Why Life Is Like Poker and Not Like Chess?


I was recently reading an article from the president of Saber Capital, John Huber. John is a manager I admire a great deal and I have learned a lot from his writings over the past few years. His recent article illustrates a very important concept for investors to understand and that’s why I’m going to share it with you.


There are games like chess where the outcomes are almost pre-determined. The better chess player will win almost all of the time. Barring a major mistake, the person with the greater skill can beat the less skilled player because the player has access to all of the information they could possibly need to make the right decision. Therefore there is always certainty in what is the correct move at any given time. The more skilled player is going to know the correct move more often than the unskilled player and therefore they will win.


Poker on the other hand is a game where amateurs can and do beat professionals all the time, and this can happen even if the professional player makes no mistakes. A pro can make every right move and still lose because in poker there is a lot of information that is simply unavailable to each player. No player knows what cards will be drawn from the deck and while a skilled player can decipher clues as to what cards his or her opponents’ may have in their hands, they are never going to be 100% certain of that information either. So there is a lot of important information that is unavailable to the player which creates uncertainty. And that uncertainty means that a good player must deal in probabilities and not certainties.


Dealing in probabilities means that you can make the right choice (the choice which gives you a higher probability of being successful) and still lose.


Life is a lot more like poker than it is like chess. In life there is lots of information that is unknown to us and may even be unknowable. This creates a lot of uncertainty in our decision making.


There is a great and famous example of this from Superbowl 49 in which Pete Carroll, the coach of the Seattle Seahawks elected to throw a pass on 2nd and 1, while at the Patriots goal line. That was despite Seattle having the best running back in the league in Marshawn Lynch and them only needing one yard to win the game and the Superbowl. Unfortunately for the Seahawks the pass was intercepted and the Patriots sealed the win. The play call is now one of the most highly criticized play calls in football history.


But was it the wrong decision by Carroll? The result was obviously horrible (for the Seahawks), but that doesn’t mean the original decision was wrong. Like we said, life has uncertainty to it, so the correct decision with a higher probability to win could still result in a bad outcome. The argument Pete Carroll made (and still makes to this day) is that the pass was the correct decision. If the pass was incomplete, the clock would stop and Seattle would have two more chances to run the ball for the winning TD. Thus throwing a pass probably preserves an extra chance to score. It was also extremely unlikely that the pass would be intercepted. None of the previous 66 passes from the 1 yard line that season had been intercepted. So the chances of the eventual catastrophic result were very very low.


It is very easy to say with hindsight that Carroll made the wrong choice, because the result was horrible (again, for the Seahawks). However I don’t think he made the worst decision in a superbowl ever. I won’t go so far as to say he made the correct choice, but I think it was a lot closer than most people would admit.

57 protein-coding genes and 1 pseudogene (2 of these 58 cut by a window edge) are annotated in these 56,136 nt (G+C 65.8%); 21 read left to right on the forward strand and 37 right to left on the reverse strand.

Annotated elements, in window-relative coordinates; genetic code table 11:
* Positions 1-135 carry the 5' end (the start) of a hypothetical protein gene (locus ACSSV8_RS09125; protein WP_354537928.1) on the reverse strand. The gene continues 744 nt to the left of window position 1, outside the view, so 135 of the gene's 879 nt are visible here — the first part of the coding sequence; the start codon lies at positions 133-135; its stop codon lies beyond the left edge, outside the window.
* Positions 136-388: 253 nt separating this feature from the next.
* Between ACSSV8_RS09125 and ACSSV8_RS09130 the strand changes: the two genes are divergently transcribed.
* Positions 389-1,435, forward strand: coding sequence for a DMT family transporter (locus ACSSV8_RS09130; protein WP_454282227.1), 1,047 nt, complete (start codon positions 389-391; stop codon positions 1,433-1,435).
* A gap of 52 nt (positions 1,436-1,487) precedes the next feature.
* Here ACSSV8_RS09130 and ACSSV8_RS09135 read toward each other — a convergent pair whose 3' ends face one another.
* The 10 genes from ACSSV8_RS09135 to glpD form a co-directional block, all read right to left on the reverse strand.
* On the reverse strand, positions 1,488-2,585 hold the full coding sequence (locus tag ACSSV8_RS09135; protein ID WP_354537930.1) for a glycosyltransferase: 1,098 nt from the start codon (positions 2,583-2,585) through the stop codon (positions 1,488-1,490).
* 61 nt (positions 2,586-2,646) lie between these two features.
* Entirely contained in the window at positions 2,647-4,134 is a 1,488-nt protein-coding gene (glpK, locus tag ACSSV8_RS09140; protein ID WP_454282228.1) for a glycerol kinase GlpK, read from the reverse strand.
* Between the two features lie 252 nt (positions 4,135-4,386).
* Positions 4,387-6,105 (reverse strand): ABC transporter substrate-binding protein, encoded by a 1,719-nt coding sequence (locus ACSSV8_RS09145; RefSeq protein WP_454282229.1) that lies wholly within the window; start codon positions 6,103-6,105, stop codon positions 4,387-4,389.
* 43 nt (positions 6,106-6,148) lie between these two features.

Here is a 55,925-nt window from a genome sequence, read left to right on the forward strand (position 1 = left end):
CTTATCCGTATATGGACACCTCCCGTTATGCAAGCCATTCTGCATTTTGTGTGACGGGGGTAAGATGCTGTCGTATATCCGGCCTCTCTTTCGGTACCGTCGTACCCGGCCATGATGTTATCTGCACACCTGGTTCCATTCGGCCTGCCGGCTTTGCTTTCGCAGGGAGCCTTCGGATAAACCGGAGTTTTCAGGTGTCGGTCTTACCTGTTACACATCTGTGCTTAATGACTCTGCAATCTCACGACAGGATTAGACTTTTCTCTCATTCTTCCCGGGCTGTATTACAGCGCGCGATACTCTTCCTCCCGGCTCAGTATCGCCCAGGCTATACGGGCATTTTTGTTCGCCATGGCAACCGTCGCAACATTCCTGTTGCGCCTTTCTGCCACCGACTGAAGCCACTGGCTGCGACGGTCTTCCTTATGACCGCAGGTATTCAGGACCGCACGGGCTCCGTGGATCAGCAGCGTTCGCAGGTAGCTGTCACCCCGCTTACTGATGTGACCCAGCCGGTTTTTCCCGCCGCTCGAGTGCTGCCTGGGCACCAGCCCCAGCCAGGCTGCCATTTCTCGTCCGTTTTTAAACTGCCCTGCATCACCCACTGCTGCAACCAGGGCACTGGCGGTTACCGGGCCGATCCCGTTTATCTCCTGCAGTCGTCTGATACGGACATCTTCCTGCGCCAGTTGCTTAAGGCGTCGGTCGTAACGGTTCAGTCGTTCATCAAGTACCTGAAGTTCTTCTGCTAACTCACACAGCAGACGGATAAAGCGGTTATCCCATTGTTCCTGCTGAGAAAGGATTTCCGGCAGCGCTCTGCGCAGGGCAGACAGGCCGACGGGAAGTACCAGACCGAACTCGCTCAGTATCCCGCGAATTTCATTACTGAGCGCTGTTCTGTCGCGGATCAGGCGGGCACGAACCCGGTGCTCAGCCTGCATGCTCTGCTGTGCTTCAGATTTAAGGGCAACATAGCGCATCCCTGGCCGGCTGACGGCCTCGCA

Investing is often like being Pete Carroll picking plays in the Superbowl. We often make decisions based on probabilities and uncertain information and even when we make the correct choice, we can still lose money on it. Similarly, we can make mistakes and get lucky and still make money on a bad choice.


What we try hard to do is to consistently be right in our decision making regardless of what the results are. A bad result which happens despite a good choice is an unlucky break, but it shouldn’t impact your long term performance so long as you continue to make correct decisions. Similarly, you can’t expect lucky breaks to continue forever, even if you make money on a bad investment. Like I always say, If you run through a fireworks factory with a lit torch, and you survive, it doesn’t mean it was a good idea. Enough bad ideas will kill you, just like enough good ideas will make you successful.


The saying, “better to be lucky than good” has some folksy charm to it, but I’d much rather be good than lucky. Over time, with investing, the good investor will be successful, but the lucky one won’t, even if investing (and life) is more like Poker than Chess.


- Craig White, BA, LL.B., CIM®


Craig White is an Investment Advisor at Endeavour Wealth Management with iA Private Wealth, an award-winning office as recognized by the Carson Group. Together with his partners he provides comprehensive wealth management planning for business owners, professionals and individual families.

This information has been prepared by Craig White an Investment Advisor for iA Private Wealth and does not necessarily reflect the opinion of iA Private Wealth. The information contained in this newsletter comes from sources we believe reliable, but we cannot guarantee its accuracy or reliability. The opinions expressed are based on an analysis and interpretation dating from the date of publication and are subject to change without notice. Furthermore, they do not constitute an offer or solicitation to buy or sell any of the securities mentioned. The information contained herein may not apply to all types of investors. The Investment Advisor can open accounts only in the provinces in which they are registered.

102 views0 comments